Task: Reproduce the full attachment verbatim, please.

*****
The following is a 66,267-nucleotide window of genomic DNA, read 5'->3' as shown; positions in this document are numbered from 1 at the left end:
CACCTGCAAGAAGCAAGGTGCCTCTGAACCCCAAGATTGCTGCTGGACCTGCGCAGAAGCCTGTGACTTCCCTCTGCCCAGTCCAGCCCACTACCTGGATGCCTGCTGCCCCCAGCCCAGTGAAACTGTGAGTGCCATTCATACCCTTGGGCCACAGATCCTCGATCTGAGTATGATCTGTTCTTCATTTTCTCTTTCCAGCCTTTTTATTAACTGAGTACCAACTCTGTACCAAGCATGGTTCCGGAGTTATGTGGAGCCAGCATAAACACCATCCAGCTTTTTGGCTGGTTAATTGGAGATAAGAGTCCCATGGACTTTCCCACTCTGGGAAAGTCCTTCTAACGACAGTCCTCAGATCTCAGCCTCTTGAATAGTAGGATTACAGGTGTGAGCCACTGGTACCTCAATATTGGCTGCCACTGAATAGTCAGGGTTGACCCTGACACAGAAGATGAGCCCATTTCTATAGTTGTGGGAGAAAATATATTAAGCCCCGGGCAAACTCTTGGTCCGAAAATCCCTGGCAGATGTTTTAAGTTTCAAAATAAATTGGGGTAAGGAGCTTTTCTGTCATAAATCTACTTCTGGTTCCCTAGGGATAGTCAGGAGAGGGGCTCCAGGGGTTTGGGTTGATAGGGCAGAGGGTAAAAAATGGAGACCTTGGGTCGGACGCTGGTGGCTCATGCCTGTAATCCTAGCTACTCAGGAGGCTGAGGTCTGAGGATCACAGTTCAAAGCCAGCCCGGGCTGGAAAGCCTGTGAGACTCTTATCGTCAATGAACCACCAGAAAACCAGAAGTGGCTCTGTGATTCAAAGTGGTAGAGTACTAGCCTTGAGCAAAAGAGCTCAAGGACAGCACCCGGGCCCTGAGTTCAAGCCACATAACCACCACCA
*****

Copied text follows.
The following is a 66,267-nucleotide window of genomic DNA, read 5'->3' as shown; positions in this document are numbered from 1 at the left end:
CACCTGCAAGAAGCAAGGTGCCTCTGAACCCCAAGATTGCTGCTGGACCTGCGCAGAAGCCTGTGACTTCCCTCTGCCCAGTCCAGCCCACTACCTGGATGCCTGCTGCCCCCAGCCCAGTGAAACTGTGAGTGCCATTCATACCCTTGGGCCACAGATCCTCGATCTGAGTATGATCTGTTCTTCATTTTCTCTTTCCAGCCTTTTTATTAACTGAGTACCAACTCTGTACCAAGCATGGTTCCGGAGTTATGTGGAGCCAGCATAAACACCATCCAGCTTTTTGGCTGGTTAATTGGAGATAAGAGTCCCATGGACTTTCCCACTCTGGGAAAGTCCTTCTAACGACAGTCCTCAGATCTCAGCCTCTTGAATAGTAGGATTACAGGTGTGAGCCACTGGTACCTCAATATTGGCTGCCACTGAATAGTCAGGGTTGACCCTGACACAGAAGATGAGCCCATTTCTATAGTTGTGGGAGAAAATATATTAAGCCCCGGGCAAACTCTTGGTCCGAAAATCCCTGGCAGATGTTTTAAGTTTCAAAATAAATTGGGGTAAGGAGCTTTTCTGTCATAAATCTACTTCTGGTTCCCTAGGGATAGTCAGGAGAGGGGCTCCAGGGGTTTGGGTTGATAGGGCAGAGGGTAAAAAATGGAGACCTTGGGTCGGACGCTGGTGGCTCATGCCTGTAATCCTAGCTACTCAGGAGGCTGAGGTCTGAGGATCACAGTTCAAAGCCAGCCCGGGCTGGAAAGCCTGTGAGACTCTTATCGTCAATGAACCACCAGAAAACCAGAAGTGGCTCTGTGATTCAAAGTGGTAGAGTACTAGCCTTGAGCAAAAGAGCTCAAGGACAGCACCCGGGCCCTGAGTTCAAGCCACATAACCACCACCA